Rachmaninov’s spooky “Isle of the Dead”

You’ve quite possibly seen a copy of “Isle of the Dead,” a painting by Swiss symbolist artist, Arnold Böcklin. The dreamy, haunting portrait depicts a small rowboat traversing a lake. In the boat a figure shrouded in white stands, transporting a draped coffin, as the rower behind steers the boat to shore, a rocky island dominated by steep cliffs and cypress trees. Böcklin created this painting in 1880, a commission by his patroness as a memorial to her late husband. According to The Metropolitan Museum of Art, it’s based on an unfinished canvas that she saw in his artist’s studio; at her request, he added the draped coffin and the shrouded figure to the rowboat in the foreground.  The end result was so popular that Böcklin painted three additional versions from 1883 to 1886, each slightly different.

Story has it that in 1907, composer Sergei Rachmaninov spied a black and white reproduction of the painting and was deeply affected, seized with an irresistible, almost mystical urge to compose a symphonic poem based on it, which he did. An interesting aside here: when he saw the color version later, he was oddly disappointed, and said, “If I had seen first the original, I probably would have not written my ‘Isle of the Dead.’ I like it in black and white.”

I’m glad he did. Every year around this time, I consult my “10 spooky classical faves for Halloween” blog. How powerful “The Isle of the Dead” is, the combination of the image and the music. It takes me somewhere very spooky. Wrong word. It gives me a glimpse of something unknown, if not Death, certainly the gravitas and sorrow that precedes it. It’s a lot like Schubert’s “Death and the Maiden,” which I blogged about HERE.

Time to give it a listen. It helps, by the way, if it’s Halloween or close to it. Regardless, don’t rush this. Close the door (with your phone on the other side of the door) and make yourself comfortable. Shut your eyes and melt into a somber, otherworldly journey.

Gripping, huh? I find it both exhilarating and draining to listen to. It’s like I really have gone somewhere else.

This year, I idly wondered, while listening, if anyone had set a ballet to this music. The answer: yes. And I was staggered to discover that the San Francisco Ballet, “my” ballet company, had presented it, and further, that I’d seen it and reviewed it HERE.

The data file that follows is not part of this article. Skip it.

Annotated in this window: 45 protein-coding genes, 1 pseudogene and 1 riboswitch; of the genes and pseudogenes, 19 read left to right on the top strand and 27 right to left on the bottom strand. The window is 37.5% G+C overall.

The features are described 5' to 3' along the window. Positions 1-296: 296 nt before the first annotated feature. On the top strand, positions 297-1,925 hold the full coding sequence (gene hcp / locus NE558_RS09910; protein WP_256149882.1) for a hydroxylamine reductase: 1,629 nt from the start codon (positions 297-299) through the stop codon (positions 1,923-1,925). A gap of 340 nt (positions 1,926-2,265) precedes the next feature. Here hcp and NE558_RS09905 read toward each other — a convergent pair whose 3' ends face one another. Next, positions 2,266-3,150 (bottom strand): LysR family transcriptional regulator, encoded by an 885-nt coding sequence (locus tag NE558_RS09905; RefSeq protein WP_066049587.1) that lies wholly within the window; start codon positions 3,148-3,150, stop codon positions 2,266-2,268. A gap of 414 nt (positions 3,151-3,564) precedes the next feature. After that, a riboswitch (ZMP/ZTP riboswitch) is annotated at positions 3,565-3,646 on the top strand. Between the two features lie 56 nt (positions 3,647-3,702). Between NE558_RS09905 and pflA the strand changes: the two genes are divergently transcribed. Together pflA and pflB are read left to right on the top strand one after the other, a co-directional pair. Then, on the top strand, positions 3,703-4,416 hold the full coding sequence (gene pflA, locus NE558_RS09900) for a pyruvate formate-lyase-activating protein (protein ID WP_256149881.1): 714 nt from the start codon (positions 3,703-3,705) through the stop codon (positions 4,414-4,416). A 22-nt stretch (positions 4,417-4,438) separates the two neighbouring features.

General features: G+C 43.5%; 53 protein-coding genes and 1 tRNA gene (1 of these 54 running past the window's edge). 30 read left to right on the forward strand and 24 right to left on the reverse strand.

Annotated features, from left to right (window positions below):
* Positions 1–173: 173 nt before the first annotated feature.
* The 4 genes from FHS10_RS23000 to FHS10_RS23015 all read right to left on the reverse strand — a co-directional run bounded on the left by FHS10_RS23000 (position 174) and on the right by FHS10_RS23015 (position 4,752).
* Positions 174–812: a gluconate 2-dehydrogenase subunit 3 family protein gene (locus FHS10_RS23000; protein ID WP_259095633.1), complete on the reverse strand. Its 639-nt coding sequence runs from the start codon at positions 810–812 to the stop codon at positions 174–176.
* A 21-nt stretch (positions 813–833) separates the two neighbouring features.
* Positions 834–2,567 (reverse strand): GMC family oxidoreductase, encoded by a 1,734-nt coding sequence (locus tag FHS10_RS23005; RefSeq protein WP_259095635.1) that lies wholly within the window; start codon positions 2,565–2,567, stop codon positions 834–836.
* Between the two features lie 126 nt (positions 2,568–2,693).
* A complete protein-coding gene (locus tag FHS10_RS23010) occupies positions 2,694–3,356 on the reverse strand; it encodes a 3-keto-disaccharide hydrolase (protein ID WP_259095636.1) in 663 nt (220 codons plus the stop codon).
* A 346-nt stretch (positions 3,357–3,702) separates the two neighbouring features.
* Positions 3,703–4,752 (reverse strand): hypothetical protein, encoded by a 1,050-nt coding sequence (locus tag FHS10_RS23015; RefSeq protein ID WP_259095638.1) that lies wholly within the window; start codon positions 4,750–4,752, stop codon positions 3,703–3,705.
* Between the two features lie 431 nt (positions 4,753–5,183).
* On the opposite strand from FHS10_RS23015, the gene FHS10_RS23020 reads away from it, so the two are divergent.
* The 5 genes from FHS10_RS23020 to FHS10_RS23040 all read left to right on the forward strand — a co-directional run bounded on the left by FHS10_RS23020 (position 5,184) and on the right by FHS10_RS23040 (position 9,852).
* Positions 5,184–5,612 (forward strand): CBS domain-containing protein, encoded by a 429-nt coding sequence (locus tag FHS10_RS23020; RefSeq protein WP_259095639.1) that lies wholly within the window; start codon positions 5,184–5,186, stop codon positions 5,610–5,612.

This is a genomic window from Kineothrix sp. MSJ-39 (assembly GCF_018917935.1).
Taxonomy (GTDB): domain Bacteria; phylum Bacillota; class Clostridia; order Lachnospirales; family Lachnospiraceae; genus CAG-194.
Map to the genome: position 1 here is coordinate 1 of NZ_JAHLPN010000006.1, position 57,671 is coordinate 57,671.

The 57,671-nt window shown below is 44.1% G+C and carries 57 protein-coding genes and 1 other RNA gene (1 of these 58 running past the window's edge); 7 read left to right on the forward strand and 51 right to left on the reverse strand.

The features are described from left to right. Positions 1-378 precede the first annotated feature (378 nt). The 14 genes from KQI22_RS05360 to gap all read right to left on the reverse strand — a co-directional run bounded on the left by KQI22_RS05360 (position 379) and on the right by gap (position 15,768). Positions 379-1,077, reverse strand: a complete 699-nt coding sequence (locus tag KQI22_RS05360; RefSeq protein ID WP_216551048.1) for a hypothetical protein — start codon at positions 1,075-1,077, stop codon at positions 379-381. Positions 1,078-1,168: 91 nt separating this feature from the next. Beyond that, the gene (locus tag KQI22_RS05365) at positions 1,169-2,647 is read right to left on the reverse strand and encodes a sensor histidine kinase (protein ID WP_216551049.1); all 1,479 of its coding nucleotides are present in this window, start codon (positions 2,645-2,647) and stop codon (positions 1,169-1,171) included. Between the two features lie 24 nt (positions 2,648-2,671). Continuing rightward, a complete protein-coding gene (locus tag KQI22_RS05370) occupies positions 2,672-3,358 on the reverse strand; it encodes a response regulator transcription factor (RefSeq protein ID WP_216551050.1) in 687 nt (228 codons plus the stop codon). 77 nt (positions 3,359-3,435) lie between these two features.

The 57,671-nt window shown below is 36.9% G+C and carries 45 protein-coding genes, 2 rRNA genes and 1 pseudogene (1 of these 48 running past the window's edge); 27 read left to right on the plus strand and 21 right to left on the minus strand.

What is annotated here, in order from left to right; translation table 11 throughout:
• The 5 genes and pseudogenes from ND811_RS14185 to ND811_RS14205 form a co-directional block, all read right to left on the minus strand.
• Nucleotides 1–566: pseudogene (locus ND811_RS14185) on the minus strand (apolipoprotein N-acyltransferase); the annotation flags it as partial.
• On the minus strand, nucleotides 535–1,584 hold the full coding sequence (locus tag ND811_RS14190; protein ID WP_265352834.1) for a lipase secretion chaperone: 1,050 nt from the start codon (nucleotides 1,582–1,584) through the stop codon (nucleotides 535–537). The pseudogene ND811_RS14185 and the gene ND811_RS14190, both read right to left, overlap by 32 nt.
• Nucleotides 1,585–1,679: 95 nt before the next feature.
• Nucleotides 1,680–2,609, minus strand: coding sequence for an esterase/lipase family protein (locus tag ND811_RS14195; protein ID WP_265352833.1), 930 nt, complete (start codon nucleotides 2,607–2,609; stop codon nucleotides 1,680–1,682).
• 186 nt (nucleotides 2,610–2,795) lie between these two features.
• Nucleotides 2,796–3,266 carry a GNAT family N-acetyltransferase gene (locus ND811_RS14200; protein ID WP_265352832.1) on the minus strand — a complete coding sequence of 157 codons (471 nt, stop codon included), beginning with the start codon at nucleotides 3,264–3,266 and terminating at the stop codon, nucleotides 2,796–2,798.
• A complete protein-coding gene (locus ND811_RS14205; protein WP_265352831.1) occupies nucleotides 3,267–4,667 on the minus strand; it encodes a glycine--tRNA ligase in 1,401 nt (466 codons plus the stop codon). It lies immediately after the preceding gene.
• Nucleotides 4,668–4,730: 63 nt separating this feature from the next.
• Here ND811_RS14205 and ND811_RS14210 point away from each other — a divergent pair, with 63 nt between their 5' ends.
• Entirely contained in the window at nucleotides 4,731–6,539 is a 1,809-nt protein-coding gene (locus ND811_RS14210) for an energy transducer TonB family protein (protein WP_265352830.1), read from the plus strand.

Now it all flows back into my fogged brain. It was pre-COVID, March of 2019, when the world premiere of Liam Scarlett’s Die Toteninsel (its German translation) took place. I loved the ballet; it wholly inhabited the music and took the audience on a gripping journey. Lights, costumes, set design—all the perfect touch. In my review, I wrote how Die Toteninsel exhibits the darkness and uneasy qualities of beauty (or, paradoxically, the beautiful qualities of darkness and unease). “An abstract work that is still deeply classical, it seems to explore deep-rooted questions about what lies beyond this life. Scarlett drew upon the music’s repetitiveness and its unique 5/8 time signature to create movement that grows and builds, before receding and then then echoing itself. As the dancers emerge and move, surging forward and sweeping back, you get the sense that they are waves, taking form, building, peaking, then dissipating,” I wrote.

“There is a definite and then a faltering step,” Scarlett told his dancers back in 2019 as they prepared for the premiere. “By putting that second beat on different accents, time shifts and is not as we know it. If you are making a journey to somewhere that’s not in this life, then who’s to say what time is?”

Liam Scarlett and Davide Occhipinti rehearsing Scarlett’s Die Toteninsel. (© Erik Tomasson)

There’s a sad ending to this story. If you’re not in the mood for a sad story, just scroll back up, reread the amusing anecdote about how Rachmaninov didn’t like the color original, et cetera. That’ll keep things light.